Using the notorious, grisly, and unsolved 1947 Los Angeles murder case of Elizabeth Short as its jumping off point, “The Black Dahlia” constructs a bizarre labyrinth of suspects and clues as it circles around the lurid story of a young woman with alleged ties to prostitution and pornography (links that were discredited in the actual case, but proved far too juicy to leave out of the fictionalized version). It is too bad the titular character doesn’t function as more than the catalyst for the storylines of the cops ostensibly trying to solve her murder, since the only time the movie sparks is when the audience catches glimpses of Short in uneasily voyeuristic reels of going-nowhere-fast screen tests (Mia Kirshner plays Short, De Palma provides the voice of the off-screen director).

Not coincidentally, screenwriter Josh Friedman apes the central triangle of Ellroy’s superior “L.A. Confidential” right down to the defining character traits, substituting Aaron Eckhart for Russell Crowe, Scarlett Johansson for Kim Basinger, and Josh Hartnett for Guy Pearce. Unfortunately, the new movie has none of the subtlety, depth, and intelligence demonstrated in Curtis Hanson’s Academy Award nominee for Best Picture. The chances that “Black Dahlia” will receive any major nominations come Oscar time are exactly zero.

Competing with the ghost of the victim, Scarlett Johansson looks out of place as the woman caught between the so-called “supercops” who watch over her. Like every character in the movie, Johansson’s Kay Lake harbors secrets, but by the time they are revealed, nobody sitting in front of the flickering screen will care. Hilary Swank, trying out a new type of character as well as a Hepburn-tinged accent, fares a bit better as Madeleine Linscott, a twisted rich girl at the center of a creepily dysfunctional family.

One’s enjoyment of the movie might hinge on whether or not you accept Josh Hartnett as a hard-boiled film noir detective. Frankly, nobody is going to claim that the young actor is in the same league as Humphrey Bogart, and the clunky voiceover narration – filled with woozy, period-esque similes and metaphors – has the tendency to inspire more laughter than it does respect. The movie breaks a sweat trying to suggest that dirty, cynical Los Angeles is collectively responsible for Short’s death, but the failure of “The Black Dahlia” lies squarely with De Palma. A good movie about this material might be made one day, but De Palma’s version is not it.

This review was originally published in the High Plains Reader the week of 9/18/06.

Hollywoodland

Monday, September 11th, 2006

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Movie review by Greg Carlson

Structured like “Citizen Kane” meets “Rashomon, ” “Hollywoodland” speculates on the death of actor George Reeves, who played the Man of Steel on television from 1952 to 1958 (following an appearance in the low-budget quickie “Superman and the Mole-Men”). For generations of grade-school kids, Reeves’ demise has been the subject of speculative urban legends, from the notion that mental instability convinced the actor that he could fly like the character he portrayed to the equally unlikely claim that he believed bullets would bounce off his body. “Hollywoodland” suggests several scenarios – ranging from accidental murder to calculated hit – but the one that makes the most sense is the official version: a depressed Reeves took his own life.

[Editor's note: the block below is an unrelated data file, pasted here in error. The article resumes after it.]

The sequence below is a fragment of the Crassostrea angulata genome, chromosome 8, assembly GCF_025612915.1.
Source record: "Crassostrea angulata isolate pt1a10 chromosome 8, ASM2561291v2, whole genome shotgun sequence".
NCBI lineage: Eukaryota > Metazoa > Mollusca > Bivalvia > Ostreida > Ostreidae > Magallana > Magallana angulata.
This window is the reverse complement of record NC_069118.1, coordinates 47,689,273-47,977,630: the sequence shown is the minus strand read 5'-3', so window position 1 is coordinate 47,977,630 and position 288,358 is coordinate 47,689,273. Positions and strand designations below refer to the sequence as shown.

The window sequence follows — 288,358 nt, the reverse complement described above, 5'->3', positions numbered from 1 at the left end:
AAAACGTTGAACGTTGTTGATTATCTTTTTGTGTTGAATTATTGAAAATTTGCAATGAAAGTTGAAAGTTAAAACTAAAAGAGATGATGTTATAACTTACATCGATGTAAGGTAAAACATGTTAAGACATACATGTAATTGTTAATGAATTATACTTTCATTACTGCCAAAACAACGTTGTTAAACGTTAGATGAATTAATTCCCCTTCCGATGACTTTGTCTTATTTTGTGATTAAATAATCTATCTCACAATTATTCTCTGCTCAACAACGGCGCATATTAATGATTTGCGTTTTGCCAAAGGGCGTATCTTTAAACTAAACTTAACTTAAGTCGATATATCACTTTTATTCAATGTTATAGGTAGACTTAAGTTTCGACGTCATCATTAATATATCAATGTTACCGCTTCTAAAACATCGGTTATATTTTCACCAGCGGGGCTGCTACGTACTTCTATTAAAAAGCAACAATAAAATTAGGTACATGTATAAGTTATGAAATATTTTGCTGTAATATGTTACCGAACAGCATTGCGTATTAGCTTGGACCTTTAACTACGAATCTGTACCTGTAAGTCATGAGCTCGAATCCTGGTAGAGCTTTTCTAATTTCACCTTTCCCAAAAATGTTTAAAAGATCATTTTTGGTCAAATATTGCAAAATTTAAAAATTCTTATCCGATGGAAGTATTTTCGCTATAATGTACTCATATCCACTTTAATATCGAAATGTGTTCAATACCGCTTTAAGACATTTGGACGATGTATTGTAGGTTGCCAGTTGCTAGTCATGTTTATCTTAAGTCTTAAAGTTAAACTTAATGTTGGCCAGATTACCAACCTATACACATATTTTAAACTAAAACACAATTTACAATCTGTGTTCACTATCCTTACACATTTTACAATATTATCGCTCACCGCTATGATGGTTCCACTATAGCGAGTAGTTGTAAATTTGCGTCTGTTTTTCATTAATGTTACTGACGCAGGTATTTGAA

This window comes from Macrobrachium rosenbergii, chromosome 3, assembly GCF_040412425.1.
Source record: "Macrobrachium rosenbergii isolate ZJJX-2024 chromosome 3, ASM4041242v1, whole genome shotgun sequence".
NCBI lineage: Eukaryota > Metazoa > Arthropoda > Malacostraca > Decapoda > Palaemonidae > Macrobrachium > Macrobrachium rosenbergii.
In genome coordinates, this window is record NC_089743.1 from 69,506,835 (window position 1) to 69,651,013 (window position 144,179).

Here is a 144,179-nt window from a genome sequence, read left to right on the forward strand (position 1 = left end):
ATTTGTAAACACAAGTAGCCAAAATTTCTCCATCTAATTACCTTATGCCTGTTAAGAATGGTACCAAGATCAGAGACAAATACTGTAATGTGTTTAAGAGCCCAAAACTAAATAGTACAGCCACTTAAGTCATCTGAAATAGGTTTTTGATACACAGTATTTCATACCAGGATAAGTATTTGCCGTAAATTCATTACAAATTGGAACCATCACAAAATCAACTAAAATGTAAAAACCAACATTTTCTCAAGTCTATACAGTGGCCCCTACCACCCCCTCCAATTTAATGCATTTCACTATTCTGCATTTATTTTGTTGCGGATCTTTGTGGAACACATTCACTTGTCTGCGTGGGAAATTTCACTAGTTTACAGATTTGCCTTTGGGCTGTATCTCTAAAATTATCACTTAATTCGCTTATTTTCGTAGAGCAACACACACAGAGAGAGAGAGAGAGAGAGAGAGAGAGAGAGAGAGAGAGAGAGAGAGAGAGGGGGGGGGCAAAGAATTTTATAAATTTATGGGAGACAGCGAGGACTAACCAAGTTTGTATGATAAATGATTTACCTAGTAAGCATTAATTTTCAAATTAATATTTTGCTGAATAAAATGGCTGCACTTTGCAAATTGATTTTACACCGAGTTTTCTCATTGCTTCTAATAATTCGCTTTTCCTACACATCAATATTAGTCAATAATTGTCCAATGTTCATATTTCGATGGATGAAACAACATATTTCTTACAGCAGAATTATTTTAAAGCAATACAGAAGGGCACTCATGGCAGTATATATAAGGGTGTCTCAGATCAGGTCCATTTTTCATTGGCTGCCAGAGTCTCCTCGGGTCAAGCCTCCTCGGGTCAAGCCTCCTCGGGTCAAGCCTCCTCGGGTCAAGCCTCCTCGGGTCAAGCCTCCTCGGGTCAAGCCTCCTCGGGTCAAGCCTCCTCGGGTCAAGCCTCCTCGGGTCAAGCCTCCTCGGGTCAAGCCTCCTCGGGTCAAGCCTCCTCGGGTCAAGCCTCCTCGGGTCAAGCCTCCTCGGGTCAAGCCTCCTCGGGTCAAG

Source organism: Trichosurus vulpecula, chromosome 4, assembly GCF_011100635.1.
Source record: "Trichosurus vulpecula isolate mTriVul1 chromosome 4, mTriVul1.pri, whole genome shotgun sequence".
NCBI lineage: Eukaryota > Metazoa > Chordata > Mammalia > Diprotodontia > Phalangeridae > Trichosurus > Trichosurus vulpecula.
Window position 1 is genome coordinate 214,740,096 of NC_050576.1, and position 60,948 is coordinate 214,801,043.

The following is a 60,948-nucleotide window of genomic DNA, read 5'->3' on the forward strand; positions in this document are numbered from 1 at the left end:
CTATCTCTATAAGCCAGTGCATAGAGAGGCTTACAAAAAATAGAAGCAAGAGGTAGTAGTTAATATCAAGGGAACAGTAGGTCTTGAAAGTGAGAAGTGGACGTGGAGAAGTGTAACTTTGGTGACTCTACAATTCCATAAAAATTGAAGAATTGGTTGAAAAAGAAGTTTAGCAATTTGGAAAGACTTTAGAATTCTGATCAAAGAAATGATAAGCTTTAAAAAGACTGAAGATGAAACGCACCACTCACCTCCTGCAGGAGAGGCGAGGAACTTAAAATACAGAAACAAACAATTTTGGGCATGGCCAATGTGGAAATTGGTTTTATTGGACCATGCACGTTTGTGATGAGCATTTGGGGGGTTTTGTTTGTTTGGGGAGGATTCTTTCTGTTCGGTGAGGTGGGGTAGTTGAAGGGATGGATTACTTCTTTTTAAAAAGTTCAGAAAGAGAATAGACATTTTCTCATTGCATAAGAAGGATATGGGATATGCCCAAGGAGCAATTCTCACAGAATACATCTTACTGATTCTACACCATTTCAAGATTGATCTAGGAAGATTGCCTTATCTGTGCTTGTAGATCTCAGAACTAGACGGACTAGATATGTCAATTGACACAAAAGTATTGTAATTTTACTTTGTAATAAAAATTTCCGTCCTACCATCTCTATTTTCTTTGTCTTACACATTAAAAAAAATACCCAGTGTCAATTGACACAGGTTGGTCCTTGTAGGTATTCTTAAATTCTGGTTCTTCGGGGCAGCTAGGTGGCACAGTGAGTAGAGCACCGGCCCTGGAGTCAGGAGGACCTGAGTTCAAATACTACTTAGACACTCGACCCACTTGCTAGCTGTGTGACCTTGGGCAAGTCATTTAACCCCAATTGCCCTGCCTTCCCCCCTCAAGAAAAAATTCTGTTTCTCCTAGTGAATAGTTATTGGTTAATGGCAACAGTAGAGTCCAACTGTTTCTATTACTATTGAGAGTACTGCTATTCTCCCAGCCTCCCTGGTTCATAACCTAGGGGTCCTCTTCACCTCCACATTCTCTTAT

“Hollywoodland” hedges its bets by tracking both George Reeves (Ben Affleck) and a private investigator named Louis Simo (Adrien Brody), who is trying to piece together the facts of what appears to be a conspiracy. Sewn together like a crazy quilt, first-time screenwriter Paul Bernbaum’s script spends a great deal more time than it should contemplating the emotional troubles of the Simo character, when the Reeves storylines are infinitely more compelling and worthwhile. A rickety subplot involving Simo’s estranged wife and son doesn’t do the movie’s pacing any favors either.

Whenever the film takes up with Reeves, it sputters to life. Affleck makes a strong impression as the frustrated TV star, whose relationship with Toni Mannix (Diane Lane), the married wife of a thuggish studio executive (Bob Hoskins), provides the central focus of the flashbacks. As suggested in “Hollywoodland,” Reeves resents being a “kept man,” as the wealthy Mannix – engaged in a very open marriage – buys Reeves lavish gifts, including a rather nice house. As Reeves begins to think that his inability to find film roles has as much to do with Toni’s wishes as it does with his inseparable identification with the Superman role, “Hollywoodland” invents a number of fictitious flashpoints, the most intriguing of which is a test-screening of “From Here to Eternity” that results in Reeves being left on the cutting room floor because the audience can’t stop cracking wise (digital magic places Affleck in the same frame as Burt Lancaster, which will intrigue many film buffs).